The increase is almost 50 percent in dollar terms. The high interest rate differential and higher allocation have enticed textile players to invest excess amount of ERF into risk-free government papers. Borrow at 3 percent and park the excess liquidity in T-bills at 9-10 percent.
The other punt players are taking is to hold dollars outside Pakistan as long as they can gain on currency depreciation. Exporters (till last week) were allowed to keep export proceeds outside Pakistan till 180 days. They could borrow in PKR at 2-3 percent and at that cost they could keep exposure in USD (by keeping proceeds outside) for 180 days to punt on PKR depreciation. Any depreciation over 1.5 percent is free money. This factor today is putting further downward pressure on PKR. That is why SBP last week has reduced the limit to 120 days.
Big and reputable integrated textile exporters say that this arbitrage is not possible, as majority of their clients are big retailers, and they send the money back directly to Pakistan on agreed terms. They cannot hold dollars back. However, they accept that some players, who have their own companies registered in the buying country, and those who sell semi-finished products, do enjoy this arbitrage.
The reservation they have against reducing the time to hold dollars back is that they have higher time of payment being agreed with buyers, and now they must change the terms. If the buyer doesn’t agree, it can move to other countries’ sellers, and Pakistan could lose its share. The fear could be true in the short term on existing contracts.
However, one big player candidly admits that all the textile players are for profit maximization and whenever they get the opportunity to make money, they won’t miss. Since the allowance is to hold back dollars six months, the cost of borrowing is low, and the currency is expected to depreciate, big exporters deliberately enter into contracts for higher days. By doing so, they get better pricing in dollars as buyers get longer credit period, and they can get benefit from currency depreciation.
The other element is that exporters are not restricted to use ERF for exports’ working capital; they park the excess allocation in T-Bills. He recommended that the government should take undertaking from exporters to solely use ERF for the purpose it is for. According to him, big players may also refrain from this arbitrage.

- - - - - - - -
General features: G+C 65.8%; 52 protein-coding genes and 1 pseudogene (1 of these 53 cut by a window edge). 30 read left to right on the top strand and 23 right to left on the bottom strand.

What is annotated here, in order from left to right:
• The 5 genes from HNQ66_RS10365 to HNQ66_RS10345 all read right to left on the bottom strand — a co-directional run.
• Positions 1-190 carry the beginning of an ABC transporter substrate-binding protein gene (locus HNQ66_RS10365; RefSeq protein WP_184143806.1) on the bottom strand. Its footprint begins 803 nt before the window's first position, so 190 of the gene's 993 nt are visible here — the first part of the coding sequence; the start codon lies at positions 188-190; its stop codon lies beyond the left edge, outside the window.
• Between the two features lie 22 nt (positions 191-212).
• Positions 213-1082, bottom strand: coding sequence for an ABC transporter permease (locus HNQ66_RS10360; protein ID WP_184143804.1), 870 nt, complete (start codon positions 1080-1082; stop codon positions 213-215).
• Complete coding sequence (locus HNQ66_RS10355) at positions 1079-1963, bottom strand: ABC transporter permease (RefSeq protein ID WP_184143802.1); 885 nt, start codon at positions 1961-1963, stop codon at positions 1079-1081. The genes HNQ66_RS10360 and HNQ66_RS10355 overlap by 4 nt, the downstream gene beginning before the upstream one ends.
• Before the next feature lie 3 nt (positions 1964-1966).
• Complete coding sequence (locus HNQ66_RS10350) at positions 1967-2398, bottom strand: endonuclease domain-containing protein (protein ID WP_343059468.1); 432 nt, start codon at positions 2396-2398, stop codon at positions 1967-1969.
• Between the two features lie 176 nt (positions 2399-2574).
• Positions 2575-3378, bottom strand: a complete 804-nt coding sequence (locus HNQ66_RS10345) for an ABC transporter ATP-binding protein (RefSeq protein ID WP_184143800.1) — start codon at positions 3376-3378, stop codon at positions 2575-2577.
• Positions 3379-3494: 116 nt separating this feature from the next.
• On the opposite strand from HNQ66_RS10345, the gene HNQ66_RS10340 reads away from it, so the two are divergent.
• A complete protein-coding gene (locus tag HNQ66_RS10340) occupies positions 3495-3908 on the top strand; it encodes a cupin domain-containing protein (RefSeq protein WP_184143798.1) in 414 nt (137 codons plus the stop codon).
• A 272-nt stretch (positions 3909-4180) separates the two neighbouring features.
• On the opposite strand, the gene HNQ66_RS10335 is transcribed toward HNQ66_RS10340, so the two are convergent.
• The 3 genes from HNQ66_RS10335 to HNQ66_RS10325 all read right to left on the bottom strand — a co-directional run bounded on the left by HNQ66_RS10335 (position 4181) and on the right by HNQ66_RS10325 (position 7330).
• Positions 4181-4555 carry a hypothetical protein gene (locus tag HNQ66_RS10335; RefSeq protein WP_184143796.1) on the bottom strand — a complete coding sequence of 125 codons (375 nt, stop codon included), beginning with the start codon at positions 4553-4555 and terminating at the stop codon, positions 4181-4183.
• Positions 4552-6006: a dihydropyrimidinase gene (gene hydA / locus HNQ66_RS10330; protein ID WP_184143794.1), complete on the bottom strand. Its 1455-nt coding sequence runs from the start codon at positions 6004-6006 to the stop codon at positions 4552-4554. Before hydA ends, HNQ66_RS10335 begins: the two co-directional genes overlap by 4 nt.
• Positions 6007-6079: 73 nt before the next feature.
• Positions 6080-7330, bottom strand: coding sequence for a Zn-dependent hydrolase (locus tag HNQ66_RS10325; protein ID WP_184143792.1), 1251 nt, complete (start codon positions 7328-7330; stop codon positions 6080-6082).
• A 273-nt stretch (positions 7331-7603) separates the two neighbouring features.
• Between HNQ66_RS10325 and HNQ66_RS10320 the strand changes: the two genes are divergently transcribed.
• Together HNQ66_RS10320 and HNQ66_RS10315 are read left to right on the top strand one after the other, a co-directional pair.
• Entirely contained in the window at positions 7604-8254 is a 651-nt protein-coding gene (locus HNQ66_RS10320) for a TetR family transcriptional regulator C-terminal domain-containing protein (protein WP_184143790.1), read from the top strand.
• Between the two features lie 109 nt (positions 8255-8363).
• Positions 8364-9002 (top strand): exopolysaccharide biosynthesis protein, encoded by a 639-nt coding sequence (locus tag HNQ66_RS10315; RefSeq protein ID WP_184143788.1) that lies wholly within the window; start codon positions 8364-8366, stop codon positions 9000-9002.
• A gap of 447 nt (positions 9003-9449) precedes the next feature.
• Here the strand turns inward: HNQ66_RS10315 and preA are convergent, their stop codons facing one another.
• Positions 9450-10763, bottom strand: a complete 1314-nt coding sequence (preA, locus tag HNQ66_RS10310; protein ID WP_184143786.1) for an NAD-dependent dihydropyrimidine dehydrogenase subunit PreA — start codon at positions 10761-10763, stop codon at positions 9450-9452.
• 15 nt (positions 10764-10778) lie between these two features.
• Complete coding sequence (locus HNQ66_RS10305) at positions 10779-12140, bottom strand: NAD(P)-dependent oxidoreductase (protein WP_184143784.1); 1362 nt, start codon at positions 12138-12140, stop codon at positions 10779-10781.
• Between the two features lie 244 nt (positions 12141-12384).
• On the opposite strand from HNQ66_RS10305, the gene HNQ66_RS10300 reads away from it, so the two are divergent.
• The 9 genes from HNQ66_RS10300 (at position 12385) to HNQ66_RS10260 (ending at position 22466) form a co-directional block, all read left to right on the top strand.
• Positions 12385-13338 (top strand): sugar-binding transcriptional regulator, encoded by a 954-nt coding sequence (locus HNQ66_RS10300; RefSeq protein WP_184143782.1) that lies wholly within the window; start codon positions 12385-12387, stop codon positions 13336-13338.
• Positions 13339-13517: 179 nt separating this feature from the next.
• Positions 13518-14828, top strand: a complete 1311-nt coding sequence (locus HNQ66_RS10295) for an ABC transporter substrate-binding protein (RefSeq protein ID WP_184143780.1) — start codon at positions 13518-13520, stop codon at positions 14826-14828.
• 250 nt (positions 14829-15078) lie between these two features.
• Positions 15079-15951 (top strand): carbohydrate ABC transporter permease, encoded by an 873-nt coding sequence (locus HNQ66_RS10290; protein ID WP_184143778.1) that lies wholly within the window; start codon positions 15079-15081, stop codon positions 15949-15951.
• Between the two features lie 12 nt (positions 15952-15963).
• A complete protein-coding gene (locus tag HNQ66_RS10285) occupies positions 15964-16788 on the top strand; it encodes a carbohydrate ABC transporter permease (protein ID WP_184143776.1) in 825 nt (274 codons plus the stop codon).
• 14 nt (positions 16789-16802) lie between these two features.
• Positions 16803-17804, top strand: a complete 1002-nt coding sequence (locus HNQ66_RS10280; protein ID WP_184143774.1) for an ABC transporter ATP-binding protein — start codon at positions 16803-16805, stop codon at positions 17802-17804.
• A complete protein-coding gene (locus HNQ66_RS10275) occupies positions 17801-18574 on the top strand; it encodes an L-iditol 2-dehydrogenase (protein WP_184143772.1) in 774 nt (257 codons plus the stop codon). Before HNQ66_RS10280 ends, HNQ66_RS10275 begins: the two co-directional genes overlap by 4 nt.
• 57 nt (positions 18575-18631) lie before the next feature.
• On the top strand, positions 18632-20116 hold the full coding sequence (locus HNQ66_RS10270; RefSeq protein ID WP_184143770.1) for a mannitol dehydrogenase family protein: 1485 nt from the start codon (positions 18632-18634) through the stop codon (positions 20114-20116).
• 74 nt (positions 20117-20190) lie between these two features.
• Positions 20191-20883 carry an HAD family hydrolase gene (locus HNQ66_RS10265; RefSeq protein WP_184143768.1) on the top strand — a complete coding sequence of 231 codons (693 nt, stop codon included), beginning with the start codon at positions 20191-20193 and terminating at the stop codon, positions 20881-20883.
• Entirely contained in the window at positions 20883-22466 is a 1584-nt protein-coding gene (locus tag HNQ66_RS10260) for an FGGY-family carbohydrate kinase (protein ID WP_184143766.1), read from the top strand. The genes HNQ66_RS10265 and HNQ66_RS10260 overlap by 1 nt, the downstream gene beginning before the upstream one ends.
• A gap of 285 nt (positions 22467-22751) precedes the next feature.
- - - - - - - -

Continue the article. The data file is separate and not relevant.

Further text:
SBP should think of slowly tightening the tab of ERF. In the last three years, SBP has been too generous to exporters. It’s time to unwind the stimulus. But it should be done slowly as abrupt changes can hurt growing exports momentum. The ERF rates should be rationalized first. This will entice textile exporters to borrow in USD. Banks can lend in USD against their outstanding FE25 (foreign currency) deposits.
Some exporters say that since they sell dollar in forward, they cannot borrow in dollars. They sell in forward is because they borrow in PKR. They borrow in PKR because the rates are ridiculously low. If the rates move up, they can go and get USD loans, and settle the loans once they get exports proceeds – both loan and proceeds to be in USD. There would be no need of hedging by selling dollars in forward. And it makes more sense to borrow in USD when the rate on PKR is going high.
History suggests that when PKR interest rates are high and the interest rate differential (market rates and ERF) is low, export financing against FE25 grows.
Exporters follow the incentives. The government needs to give them an environment that is comparable to those available to their regional competitors. However, at the same time excess incentive at any given time could be counterproductive.
SBP should work on balancing the incentive structure. According to a recent World Bank report, Pakistan’s export potential is of $88 billion – three times of the exports. Concessionary finance schemes have limited efficacy. The focus should be on overall productivity of firms by having a more balanced incentive structure and by wisely using limited concessions a fiscally-strapped government has in the kitty.
Copyright Business Recorder, 2022